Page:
The difference between a good blog and a blog well written

I found out yesterday that a very good friend of mine, one I have known for many years and had a very close relationship with, is in fact a fraud. This “friend” was not a person but rather a word that I have used in writing and talking for more years than I can remember. Now that I know the truth about this word, I must make a deliberate effort to cut off my relationship with it and no matter how upset the word gets, I must quit using it.

This horrible word is the English word “snuck”, as in the past tense of “sneak”. Somehow I missed the lesson 45 years ago in school that explained that the past tense of “sneak” is “sneaked”. My whole life I have used “snuck” and never thought twice about it. I feel deceived and violated that “snuck” sneaked up on me and convinced me that it was legitimate.

With great remorse I had to edit my blog from yesterday that included one usage of “snuck” in it. Even as I replaced the offending word with “sneaked”, it looked funny to me. “Sneaked”, to me, looks like a variation of “sneakers” which one wears on their feet. But, I must change my thinking and no matter how weird “sneaked” looks, I must accept that it is correct and although “snuck” is used more and more, it is NOT the preferred word.

Wouldn't language be wonderful if it was logical? To me, the conjugation of “sneak” should be; sneak, snake, snuck. But of course it is not. Where many words do follow this rule (drink, drank, drunk for example), whoever invented English decided they didn't like the way “snuck” looks or sounds so they banished it to the dungeon of bad words.

Over the years I have gotten much better at spelling (thanks to spell check) and grammar, but I still have many bad habits that arose because I never really learned them in school. To this day, and my wife can fully attest to this, I seemingly cannot ever get “lie” vs. “lay” right. No matter how hard I try to use the right word, I end up using the incorrect one and get reproved and corrected. I know that chickens “lay” eggs, but for some reason my mind cannot transfer that rule to sleeping dogs that “lie” on the floor etc.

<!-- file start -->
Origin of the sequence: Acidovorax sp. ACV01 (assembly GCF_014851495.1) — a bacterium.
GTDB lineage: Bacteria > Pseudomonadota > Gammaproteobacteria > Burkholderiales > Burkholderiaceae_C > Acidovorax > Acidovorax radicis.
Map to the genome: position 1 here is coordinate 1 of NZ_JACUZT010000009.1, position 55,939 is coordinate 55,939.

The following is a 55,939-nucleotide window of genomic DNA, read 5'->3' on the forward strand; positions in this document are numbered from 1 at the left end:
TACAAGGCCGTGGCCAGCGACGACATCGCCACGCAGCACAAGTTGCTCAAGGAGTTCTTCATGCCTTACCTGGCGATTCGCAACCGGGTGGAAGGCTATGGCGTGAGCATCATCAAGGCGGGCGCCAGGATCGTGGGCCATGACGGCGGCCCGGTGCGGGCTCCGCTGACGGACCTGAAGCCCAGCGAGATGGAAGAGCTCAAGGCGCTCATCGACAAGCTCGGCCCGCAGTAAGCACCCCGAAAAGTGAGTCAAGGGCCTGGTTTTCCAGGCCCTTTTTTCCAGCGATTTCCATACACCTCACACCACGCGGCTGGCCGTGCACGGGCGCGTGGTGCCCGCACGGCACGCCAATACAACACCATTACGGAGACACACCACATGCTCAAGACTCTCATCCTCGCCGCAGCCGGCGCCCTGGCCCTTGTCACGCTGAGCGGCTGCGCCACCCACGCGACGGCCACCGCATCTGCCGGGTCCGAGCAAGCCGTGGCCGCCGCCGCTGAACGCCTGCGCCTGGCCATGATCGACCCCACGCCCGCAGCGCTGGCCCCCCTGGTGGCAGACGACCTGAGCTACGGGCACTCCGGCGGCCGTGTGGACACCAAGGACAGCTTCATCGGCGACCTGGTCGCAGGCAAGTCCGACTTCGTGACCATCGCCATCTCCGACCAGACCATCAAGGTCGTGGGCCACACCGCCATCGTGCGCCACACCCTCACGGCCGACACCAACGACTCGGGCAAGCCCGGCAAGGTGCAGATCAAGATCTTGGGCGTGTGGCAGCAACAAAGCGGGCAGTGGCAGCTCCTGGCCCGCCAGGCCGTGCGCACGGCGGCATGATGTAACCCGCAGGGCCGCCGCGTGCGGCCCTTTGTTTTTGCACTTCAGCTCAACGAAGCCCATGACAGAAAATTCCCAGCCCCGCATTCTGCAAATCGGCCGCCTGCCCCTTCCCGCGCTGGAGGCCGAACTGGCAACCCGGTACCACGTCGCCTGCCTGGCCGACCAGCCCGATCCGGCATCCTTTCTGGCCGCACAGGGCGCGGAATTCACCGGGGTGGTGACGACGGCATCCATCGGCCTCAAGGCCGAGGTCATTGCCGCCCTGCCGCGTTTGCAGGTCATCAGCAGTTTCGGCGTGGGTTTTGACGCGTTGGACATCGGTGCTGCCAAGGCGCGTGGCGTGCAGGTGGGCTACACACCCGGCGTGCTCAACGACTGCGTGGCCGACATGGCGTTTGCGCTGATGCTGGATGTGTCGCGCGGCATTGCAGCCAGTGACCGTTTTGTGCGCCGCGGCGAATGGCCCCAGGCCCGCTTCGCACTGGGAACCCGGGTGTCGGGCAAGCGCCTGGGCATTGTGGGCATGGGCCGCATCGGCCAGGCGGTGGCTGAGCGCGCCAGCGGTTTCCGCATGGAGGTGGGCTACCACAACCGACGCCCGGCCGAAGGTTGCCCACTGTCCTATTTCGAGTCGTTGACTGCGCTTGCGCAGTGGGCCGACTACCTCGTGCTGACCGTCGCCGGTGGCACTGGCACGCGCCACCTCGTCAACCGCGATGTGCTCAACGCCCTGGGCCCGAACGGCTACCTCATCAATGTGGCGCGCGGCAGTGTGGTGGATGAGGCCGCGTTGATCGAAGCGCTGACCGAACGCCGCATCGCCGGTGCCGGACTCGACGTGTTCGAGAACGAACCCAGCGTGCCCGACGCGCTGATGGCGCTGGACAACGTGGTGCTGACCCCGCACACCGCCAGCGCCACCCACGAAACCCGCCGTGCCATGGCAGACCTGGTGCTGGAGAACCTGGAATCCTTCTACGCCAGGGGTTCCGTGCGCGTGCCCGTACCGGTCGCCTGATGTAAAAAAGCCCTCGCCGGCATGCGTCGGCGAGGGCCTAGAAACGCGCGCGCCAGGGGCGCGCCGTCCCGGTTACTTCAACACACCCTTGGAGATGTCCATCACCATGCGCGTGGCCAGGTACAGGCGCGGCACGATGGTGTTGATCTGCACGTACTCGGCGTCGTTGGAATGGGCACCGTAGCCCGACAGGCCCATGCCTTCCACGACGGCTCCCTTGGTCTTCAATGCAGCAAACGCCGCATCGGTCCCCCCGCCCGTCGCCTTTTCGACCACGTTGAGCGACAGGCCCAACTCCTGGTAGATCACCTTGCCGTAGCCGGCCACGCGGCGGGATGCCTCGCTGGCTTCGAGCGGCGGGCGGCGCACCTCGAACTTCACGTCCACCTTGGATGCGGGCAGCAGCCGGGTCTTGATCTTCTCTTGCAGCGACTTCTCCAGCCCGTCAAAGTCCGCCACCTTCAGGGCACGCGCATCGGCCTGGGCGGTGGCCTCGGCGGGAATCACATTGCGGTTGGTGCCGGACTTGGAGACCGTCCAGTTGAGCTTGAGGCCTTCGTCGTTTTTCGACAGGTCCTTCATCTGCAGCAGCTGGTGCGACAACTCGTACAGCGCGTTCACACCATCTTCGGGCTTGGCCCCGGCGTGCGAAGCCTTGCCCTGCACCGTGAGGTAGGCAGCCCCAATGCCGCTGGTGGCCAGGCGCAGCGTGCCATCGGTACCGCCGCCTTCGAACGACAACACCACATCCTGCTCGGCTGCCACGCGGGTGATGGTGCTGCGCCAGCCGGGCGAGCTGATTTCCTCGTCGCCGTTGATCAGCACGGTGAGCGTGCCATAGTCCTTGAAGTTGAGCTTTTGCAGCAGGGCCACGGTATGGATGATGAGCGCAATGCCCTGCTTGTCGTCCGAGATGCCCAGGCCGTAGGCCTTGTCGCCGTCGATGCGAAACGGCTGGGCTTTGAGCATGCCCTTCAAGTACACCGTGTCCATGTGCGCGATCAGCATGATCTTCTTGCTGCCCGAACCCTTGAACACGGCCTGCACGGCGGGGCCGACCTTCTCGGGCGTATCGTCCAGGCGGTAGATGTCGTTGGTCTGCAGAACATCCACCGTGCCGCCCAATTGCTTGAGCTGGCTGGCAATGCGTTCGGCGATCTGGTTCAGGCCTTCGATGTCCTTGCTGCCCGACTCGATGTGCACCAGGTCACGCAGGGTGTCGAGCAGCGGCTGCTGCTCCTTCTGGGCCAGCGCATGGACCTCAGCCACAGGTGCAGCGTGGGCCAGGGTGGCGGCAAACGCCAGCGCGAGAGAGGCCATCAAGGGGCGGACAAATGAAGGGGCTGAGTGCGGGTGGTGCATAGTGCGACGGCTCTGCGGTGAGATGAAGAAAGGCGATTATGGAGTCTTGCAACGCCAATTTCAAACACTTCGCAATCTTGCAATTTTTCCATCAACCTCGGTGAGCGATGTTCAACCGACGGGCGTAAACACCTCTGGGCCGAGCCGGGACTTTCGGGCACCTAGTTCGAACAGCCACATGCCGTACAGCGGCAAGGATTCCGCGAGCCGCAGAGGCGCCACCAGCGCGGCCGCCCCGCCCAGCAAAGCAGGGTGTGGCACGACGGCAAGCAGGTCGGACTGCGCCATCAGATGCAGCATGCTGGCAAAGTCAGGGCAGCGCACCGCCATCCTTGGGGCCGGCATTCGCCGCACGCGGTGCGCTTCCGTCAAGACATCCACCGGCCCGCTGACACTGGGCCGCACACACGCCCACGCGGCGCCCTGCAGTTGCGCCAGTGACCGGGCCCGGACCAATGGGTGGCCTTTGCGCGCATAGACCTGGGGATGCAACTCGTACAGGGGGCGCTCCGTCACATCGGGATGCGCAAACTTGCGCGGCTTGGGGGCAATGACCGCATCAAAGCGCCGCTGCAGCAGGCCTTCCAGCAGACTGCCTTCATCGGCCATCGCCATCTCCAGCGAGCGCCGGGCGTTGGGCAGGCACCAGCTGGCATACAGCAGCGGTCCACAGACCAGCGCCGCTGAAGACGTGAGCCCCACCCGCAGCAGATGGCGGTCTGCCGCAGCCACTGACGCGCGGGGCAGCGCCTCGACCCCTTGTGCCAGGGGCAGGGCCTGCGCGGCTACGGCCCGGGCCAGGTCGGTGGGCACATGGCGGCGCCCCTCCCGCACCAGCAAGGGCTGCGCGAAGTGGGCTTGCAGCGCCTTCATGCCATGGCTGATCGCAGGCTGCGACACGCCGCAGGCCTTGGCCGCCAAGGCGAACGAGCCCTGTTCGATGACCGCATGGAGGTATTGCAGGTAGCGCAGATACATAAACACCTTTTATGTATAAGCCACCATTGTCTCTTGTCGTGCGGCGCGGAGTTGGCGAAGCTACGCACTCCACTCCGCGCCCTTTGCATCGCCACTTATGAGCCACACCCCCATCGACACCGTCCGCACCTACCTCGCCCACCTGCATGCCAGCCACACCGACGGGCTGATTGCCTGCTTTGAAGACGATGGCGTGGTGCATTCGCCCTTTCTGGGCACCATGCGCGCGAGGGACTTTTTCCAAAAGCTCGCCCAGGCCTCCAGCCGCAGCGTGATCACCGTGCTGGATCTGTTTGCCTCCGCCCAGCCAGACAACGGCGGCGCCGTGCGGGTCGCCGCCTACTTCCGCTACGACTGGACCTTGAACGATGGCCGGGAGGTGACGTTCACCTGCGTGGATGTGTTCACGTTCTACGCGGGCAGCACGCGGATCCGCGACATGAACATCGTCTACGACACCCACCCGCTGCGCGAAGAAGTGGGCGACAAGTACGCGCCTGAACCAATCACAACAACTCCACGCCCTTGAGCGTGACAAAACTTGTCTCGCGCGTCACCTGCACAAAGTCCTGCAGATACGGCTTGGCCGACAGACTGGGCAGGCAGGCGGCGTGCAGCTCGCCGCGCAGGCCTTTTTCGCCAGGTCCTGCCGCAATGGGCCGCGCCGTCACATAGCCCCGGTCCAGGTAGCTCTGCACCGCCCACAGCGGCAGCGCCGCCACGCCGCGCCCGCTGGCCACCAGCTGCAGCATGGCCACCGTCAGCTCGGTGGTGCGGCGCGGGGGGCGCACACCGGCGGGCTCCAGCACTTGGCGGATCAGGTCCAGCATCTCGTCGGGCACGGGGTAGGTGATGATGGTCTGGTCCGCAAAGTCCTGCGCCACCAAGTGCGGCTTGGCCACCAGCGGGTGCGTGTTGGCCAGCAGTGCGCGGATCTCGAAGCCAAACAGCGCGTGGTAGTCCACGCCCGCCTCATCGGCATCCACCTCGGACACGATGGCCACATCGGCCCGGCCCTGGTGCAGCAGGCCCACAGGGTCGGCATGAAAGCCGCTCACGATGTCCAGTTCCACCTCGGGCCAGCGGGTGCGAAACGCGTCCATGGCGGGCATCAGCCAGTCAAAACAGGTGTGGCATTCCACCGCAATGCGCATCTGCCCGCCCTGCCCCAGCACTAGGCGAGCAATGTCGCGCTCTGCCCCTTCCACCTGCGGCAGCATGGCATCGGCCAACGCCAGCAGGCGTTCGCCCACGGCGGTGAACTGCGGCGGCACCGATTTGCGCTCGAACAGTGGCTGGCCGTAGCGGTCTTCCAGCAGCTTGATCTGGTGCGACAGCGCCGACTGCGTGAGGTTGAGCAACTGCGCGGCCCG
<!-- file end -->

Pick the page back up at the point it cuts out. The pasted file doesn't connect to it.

Way back when I was in high school my English teachers always gave me an A for content but usually, at best, a C for grammar. Of course this usually meant getting a B, which I got a lot of in school. To this day, try as I may, I find myself violating basic grammar rules in almost every blog I write. Seriously, I wish I could turn back time and re-learn grammar instead of brushing it off like I did in school. At the time I didn't see why it was important to learn and thus I did not learn it very well.

As difficult as it is for me, I will try and do a much better job at making sure what I write is not only uplifting and edifying, but grammatically correct and devoid of horrendous mistakes that distract from the message. I promise to give “snuck” a ticket out of town and officially invite “sneaked” over to get acquainted. I imagine that in due time we will become BFF.

Thank you and as always, Blessings 2 You!

Beth M @blest ·

Well, I know where THIS blog came from! :wink: I will resist the urge to say, [quote]Seriously, I wish I could turn back time and re-learn grammar instead of brushing it off [strike]like[/strike] AS I did in school. [/quote] :wink:said blest, as she sneaked away...

K Reynolds @kreynolds ·

Okay, I believe that poor Snuck needs an advocate so I have been doing a bit of research on the matter. I found an interesting little video about sneak versus snuck which was made by Grammar Girl.


I also learned that "snuck" seems to have first appeared in print in the late 19th century in western Ohio. It appears that "snuck" is a part of the Midwestern American dialect. As you are a native Midwesterner, B2Y, I think that when you say "snuck" you are only lapsing into your native dialect. As I speak the Midwestern American dialect as well, I must say that I understand your speech perfectly.

As Midwesterners have invaded er... infiltrated er... moved to various parts of the country, we have taken our colorful dialect with us and words such as "snuck" seem to be growing in popularity. That just goes to show you that language is not stagnant. It is constantly changing and I predict that one day "snuck" may even invade the UK although come to think of it, Bethy might have it hauled away when it tries to go through customs. :mrgreen:


K :princess:

Billy Beard @billyb ·

Well, they told us in high school, in that day :mrgreen: , that 'ain't' wasn't a proper word, and wasn't even in the dictionary. They came around though. Don't fret brother, they will eventually catch up :mrgreen: .

Thanks for the laughs. Both of ya. God Bless. billy

Kenneth Figurelli @bibleguy64 ·

The lucky duck snuck into the muck. sounds good to me. - bibleguy

Raynard Shellow @iraqivetsgtret ·

I just used the word snuck in a comment.( is this the part I start singing"conjunction junction what's your function? lol be blessed

Do not include honorifics.

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